Tuesday, January 22nd, 2008 at 9:24 am in Schools.
Update: Antioch trustees approved the trip. Antioch’s “Music Masters” are Hawaii-bound.
Antioch Unified School District is set to decide Wednesday whether 27 Antioch High students can miss four days of school for a music competition trip. Music Masters Director Ron Molina shortened the trip from six missed days, but that still may not save the excursion to Hawaii. As board member Claire Smith noted in a Times article by Rowena Coetsee, “If the children are not at school, they cannot learn.” OK, with that, I take exception. Schools have put such an emphasis on college preparation, that enrichment programs have gotten short-shifted to the point that perhaps we are profoundly hurting our children’s education. I know, because while honors and AP classes prepared me for college, it was the enrichment end of my education that prepared me for my career.
I was luckier than most American students. With a father in the military, I attended a Department of Defense school in Ramstein, Germany, for my last three years of high school. We had the best of the best in terms of teachers. Funny thing about that group of the best, they taught dozens of advanced placement courses while also running one of the most extensive extracurricular programs I’ve ever seen in a school. Teachers encouraged me to make the most of both offerings, and so, I did. By the time I graduated, I had enough AP credits to fulfill a semester and a half at Penn State, which allowed me to double major and still graduate from college in four years and two months.
Those were academics as we define them today. But they weren’t how I learned. The real lessons came outside of the classroom and more specifically, on the trips I took with fellow students. I belonged to the Future Business Leaders of America, and by my senior year, was president of the club on the state level. That club alone resulted in my missing 10 days worth of school for leadership conferences in four different cities. I also attended speech competitions — a half dozen more missed school days — where a once shy kid turned into an orator capable of speaking confidently in front of six judges and more than 200 other students. I was a section editor for the yearbook (which included two more missed days of school for a big conference) and the overall editor of the school newspaper (three missed days for a major newspaper convention in which I met and learned from New York Times and Washington Post editors and writers). Altogether, I missed at least three weeks of school in my senior year — the same year I pulled in 22 credits on the AP tests.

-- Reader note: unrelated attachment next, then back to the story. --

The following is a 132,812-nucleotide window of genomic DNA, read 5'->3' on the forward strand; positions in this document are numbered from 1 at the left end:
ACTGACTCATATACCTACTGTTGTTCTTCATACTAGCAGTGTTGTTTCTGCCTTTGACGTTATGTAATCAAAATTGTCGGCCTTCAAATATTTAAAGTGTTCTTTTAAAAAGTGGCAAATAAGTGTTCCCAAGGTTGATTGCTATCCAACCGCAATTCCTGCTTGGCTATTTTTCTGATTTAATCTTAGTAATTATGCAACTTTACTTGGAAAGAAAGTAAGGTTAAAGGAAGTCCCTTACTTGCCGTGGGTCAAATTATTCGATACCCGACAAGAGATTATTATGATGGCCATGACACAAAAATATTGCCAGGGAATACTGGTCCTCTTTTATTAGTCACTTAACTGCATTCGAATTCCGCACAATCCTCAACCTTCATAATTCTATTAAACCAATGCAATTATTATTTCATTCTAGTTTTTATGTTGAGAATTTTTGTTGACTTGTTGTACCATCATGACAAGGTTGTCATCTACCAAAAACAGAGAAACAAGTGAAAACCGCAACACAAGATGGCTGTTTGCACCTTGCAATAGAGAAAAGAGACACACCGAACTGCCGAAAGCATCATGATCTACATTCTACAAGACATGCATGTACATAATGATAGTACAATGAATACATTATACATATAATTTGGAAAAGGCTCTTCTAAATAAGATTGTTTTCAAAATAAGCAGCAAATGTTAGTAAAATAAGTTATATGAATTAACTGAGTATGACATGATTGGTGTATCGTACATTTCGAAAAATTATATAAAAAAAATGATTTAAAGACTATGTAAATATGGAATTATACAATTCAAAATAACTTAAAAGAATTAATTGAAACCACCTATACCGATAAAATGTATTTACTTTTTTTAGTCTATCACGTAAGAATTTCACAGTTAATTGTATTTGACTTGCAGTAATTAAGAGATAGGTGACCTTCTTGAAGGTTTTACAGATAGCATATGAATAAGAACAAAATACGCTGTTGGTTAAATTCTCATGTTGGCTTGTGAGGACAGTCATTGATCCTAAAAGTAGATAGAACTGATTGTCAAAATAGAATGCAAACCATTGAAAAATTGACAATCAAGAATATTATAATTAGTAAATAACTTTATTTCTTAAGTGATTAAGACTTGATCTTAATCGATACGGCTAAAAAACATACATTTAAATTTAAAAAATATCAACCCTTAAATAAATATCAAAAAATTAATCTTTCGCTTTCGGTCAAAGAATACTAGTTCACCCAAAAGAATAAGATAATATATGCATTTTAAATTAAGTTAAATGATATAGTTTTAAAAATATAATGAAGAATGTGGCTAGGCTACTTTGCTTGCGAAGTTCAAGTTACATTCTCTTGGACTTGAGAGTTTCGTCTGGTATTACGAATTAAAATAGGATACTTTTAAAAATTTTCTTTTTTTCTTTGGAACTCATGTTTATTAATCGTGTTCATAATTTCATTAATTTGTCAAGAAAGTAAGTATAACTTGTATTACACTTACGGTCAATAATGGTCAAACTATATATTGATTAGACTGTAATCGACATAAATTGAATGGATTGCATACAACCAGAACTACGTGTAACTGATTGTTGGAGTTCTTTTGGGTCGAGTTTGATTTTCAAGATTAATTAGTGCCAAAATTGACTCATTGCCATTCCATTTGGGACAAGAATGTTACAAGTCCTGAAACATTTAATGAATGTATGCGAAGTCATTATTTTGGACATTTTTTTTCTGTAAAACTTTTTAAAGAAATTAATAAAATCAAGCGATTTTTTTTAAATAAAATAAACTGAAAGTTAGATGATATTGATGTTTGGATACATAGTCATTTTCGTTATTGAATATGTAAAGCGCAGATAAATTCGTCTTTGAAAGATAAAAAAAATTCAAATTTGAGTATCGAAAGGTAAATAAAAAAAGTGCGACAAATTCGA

And here’s the real kicker, what I really learned happened on the road, well beyond my high school. I met like-minded students with unique ideas and skills that over time I integrated with my own philosophies. I learned about winning and losing in competitions. I experienced the cultures of the places visited and saw firsthand the power of teamwork at play. Today, I cross paths with a lot of smart people, some of whom made academics the benchmark of their education. Sadly, a lot of these folks have no idea how to interact or work with colleagues.
So, I take exception to board member Claire Smith’s explanation that children not at school fail to learn. Instead, the board should work with teachers to outline a plan so students can make up missed tests. (In our school, the teacher who organized the field trip held a test session during the week after our return; he or she then administered all of the tests and handed them over to the respective teachers for grading.) Smith also used the “other opportunities” line to excuse the board possibly denying Antioch’s trip to Hawaii. She noted that the students could have gone during spring break — a time usually reserved for family vacations. Again, look at the bigger picture. These students have few years left with their families, let’s not infringe on that time. Allow them to have a valuable learning experience, even if it’s one that comes outside of the classroom.